This line caught our attention. After all, the typical American family spends an average of $2,060 a year on utility bills, according to the latest estimate published by EnergyStar.gov. Biden therefore promises big savings.
But it turns out the White House indulged in some inflation.
If that $500 figure sounds familiar, it’s because you heard something similar in the President’s State of the Union address on March 1. He said his US bailout would “reduce energy costs for families by an average of $500 a year by tackling climate change.”
This figure referred to a report published in October by the Rhodium Group, a research company. Rhodium predicted that if Biden’s climate change policies were enacted, by 2030 the “national average annual household energy costs” would be “about $500 lower than current policy.”
First of all, that’s eight years from now – not much help with the current inflation problem, which was the setting for Biden’s op-ed. But the bigger problem is that “National Average Annual Household Energy Costs” is not the same thing as household utility bills.
John Larsen, partner at Rhodium and lead author of the report, said the estimate includes both home energy services and the cost of driving. The two are roughly equal in terms of energy costs at $4,163 — $2,126 for mobility and $2,037 for home energy. (Note that the home energy item is similar to the EnergyStar rating.)
But most of the estimated savings, Larsen said, come from the engine side of the equation. “Of the $495 in savings, $403 comes from mobility savings (spending less money on gas through more efficient cars or electric vehicles) and the rest is household energy savings,” a- he wrote in an email.
Indeed, the report notes that, if the Biden climate plan were adopted, household electricity bills by 2030 would be between a dollar more and five dollars less than under the current policy. It might pay for an extra ice cream cone during the summer.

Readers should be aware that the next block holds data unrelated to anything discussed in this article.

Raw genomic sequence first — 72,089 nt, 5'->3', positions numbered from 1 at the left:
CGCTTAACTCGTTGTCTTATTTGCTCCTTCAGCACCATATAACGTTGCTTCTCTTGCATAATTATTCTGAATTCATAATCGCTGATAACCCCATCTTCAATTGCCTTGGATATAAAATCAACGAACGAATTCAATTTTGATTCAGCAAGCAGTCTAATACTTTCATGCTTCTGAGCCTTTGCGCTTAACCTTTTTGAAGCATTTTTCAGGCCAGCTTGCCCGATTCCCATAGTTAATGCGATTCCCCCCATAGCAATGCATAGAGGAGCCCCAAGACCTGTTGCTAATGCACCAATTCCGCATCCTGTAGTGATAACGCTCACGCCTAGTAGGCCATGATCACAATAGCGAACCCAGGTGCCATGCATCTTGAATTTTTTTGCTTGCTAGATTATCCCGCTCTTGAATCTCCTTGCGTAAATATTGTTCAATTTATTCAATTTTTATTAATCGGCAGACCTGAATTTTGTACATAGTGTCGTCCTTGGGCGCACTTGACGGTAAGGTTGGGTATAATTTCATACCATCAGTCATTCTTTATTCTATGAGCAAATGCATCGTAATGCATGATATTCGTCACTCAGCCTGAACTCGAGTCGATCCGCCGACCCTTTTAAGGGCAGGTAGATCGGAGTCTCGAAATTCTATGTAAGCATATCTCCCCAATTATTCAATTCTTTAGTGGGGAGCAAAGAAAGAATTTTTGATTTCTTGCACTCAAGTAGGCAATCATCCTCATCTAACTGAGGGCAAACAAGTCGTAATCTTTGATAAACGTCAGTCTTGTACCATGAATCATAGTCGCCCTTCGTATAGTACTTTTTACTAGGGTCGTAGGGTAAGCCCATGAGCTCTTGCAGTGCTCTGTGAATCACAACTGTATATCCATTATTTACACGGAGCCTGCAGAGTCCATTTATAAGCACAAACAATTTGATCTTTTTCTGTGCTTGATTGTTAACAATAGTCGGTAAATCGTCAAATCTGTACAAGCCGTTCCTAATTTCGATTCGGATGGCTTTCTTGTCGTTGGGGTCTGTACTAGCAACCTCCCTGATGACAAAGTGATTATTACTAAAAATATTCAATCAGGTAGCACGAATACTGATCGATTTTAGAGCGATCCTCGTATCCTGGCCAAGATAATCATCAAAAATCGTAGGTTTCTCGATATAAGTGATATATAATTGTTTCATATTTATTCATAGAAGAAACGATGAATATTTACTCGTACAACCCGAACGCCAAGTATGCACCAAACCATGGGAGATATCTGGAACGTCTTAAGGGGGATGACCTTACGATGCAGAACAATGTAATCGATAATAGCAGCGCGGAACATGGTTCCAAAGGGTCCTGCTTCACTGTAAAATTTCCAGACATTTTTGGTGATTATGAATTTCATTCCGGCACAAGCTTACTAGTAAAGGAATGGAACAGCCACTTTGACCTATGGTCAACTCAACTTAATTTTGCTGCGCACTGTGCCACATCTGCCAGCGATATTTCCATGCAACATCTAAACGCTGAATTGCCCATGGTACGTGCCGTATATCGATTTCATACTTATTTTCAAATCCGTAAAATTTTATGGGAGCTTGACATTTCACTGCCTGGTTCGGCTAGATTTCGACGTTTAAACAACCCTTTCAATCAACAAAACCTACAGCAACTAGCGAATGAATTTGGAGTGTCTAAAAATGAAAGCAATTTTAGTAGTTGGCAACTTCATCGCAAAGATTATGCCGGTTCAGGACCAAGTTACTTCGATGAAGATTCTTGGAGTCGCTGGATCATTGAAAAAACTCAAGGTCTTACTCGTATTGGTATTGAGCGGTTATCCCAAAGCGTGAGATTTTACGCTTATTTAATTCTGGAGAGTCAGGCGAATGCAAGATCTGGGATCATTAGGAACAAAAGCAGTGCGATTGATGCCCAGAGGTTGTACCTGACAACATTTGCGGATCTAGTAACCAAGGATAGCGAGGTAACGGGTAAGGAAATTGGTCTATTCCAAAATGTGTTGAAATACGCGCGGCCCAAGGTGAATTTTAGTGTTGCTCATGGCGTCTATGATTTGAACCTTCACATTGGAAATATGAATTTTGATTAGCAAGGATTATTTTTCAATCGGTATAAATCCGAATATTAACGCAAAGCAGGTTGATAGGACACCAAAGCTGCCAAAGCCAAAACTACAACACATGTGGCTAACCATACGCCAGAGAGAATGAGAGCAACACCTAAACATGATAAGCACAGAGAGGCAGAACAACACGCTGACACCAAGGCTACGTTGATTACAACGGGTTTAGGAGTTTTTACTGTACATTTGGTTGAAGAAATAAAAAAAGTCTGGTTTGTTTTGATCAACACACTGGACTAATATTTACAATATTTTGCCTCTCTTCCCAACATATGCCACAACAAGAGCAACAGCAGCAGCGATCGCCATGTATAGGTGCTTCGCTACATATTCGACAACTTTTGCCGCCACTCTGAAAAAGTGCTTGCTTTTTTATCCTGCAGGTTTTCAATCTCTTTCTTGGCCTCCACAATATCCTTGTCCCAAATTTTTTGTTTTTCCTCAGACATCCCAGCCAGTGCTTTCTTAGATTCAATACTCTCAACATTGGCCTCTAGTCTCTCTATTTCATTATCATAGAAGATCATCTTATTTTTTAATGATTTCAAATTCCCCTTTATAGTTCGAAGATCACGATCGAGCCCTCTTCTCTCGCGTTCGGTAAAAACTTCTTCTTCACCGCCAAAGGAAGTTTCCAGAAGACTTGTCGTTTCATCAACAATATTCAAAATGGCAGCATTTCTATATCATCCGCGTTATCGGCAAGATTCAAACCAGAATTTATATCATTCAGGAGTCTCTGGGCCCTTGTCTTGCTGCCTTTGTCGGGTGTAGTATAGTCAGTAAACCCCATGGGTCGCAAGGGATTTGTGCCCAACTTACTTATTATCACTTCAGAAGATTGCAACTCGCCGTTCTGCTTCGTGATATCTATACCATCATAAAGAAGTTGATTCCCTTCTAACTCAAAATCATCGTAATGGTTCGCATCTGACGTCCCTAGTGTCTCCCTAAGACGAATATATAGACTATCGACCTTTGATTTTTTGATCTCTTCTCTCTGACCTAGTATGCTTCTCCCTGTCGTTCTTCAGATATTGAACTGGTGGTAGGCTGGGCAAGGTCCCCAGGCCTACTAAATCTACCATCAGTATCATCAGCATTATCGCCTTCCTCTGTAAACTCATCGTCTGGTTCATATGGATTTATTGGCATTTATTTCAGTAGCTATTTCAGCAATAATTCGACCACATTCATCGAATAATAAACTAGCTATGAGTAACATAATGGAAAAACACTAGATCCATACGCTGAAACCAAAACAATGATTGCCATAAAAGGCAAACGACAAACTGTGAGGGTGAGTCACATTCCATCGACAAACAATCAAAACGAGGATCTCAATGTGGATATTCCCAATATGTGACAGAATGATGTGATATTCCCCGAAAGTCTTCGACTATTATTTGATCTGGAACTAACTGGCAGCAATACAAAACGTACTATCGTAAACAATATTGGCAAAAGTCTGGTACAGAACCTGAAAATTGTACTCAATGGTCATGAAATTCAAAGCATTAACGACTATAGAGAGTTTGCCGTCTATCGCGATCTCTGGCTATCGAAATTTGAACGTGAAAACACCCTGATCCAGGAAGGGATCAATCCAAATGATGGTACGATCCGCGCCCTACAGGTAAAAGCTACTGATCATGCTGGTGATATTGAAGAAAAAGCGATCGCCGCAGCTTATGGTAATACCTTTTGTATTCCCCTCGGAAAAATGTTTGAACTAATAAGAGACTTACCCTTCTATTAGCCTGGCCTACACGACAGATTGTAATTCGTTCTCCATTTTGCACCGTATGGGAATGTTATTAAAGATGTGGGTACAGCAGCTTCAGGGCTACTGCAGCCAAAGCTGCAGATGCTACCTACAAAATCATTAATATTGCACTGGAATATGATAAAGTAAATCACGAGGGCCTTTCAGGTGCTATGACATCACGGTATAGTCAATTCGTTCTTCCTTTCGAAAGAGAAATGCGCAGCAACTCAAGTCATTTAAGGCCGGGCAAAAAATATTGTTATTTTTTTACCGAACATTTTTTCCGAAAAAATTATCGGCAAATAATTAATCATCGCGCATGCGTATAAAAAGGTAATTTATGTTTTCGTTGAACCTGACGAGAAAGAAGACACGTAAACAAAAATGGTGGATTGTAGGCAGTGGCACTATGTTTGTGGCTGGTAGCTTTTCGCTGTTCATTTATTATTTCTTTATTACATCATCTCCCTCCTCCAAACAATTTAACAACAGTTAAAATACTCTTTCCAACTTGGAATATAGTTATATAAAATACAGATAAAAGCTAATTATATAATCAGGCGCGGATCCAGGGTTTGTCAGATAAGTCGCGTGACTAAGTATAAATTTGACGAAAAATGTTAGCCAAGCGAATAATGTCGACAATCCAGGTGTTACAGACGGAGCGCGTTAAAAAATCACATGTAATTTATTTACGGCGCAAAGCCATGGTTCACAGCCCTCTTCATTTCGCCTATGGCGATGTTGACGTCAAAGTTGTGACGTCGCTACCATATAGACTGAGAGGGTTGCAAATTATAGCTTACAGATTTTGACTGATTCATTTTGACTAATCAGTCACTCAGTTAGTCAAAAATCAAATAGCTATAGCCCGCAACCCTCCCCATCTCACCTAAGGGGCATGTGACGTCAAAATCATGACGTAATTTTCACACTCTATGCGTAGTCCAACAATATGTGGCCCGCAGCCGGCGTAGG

Larsen noted that Biden, in the op-ed, was referring to learning that number during a conversation with utility executives, so he didn’t appear to be referring to the Rhodium report. “I can say that our numbers represent savings on all household energy expenditures and not just those associated with utility bills,” he said.
But when we located the transcript of Biden’s conversation with utility leaders on Feb. 9, we found no reference to $500 in utility savings. The figure was also not mentioned in the minutes of the White House meeting.
Somehow, as inflation became a hot political issue, the $500 figure quoted in the State of the Union address seems to have morphed into a reference to utility bills. public. A May 10 White House statement on the “Biden-Harris inflation plan,” for example, called on Congress to pass clean energy legislation that would “save families about $500 a year. on their utility bills.
Indeed, when we asked the White House for the source of the figure mentioned in the Biden op-ed, we received… a link to the Rhodium report.
The president wrote in an opinion piece on his inflation plan – presumably endorsed by staff – that utility executives told him “my plan would reduce the annual utility bills of an average family by 500 $”.
But he didn’t hear that from utility leaders.
And the report he cites is not about savings on household bills.
Most of the claimed savings come from reducing the cost of driving.
And the estimate is for 2030 – when he would no longer be president, even if he served a second term.
Is there any doubt that the president wins four Pinocchios?
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